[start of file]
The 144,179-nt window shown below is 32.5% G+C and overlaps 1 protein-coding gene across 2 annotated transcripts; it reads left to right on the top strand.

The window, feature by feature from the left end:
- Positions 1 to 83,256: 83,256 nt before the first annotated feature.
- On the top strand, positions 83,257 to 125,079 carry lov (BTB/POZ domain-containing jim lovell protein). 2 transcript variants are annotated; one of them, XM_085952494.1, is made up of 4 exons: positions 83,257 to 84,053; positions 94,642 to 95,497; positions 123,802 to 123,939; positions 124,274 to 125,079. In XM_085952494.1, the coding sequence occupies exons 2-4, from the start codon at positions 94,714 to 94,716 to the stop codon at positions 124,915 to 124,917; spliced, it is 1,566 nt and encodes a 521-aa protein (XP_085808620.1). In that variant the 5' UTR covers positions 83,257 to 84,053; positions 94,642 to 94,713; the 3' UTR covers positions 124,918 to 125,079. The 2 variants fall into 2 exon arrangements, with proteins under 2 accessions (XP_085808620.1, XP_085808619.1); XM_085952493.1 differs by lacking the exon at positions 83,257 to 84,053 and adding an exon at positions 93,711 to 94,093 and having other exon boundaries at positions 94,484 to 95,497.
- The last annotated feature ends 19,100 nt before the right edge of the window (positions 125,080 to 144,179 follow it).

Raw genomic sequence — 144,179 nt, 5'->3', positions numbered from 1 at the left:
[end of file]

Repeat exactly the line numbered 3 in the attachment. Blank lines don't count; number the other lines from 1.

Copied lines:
- Positions 1 to 83,256: 83,256 nt before the first annotated feature.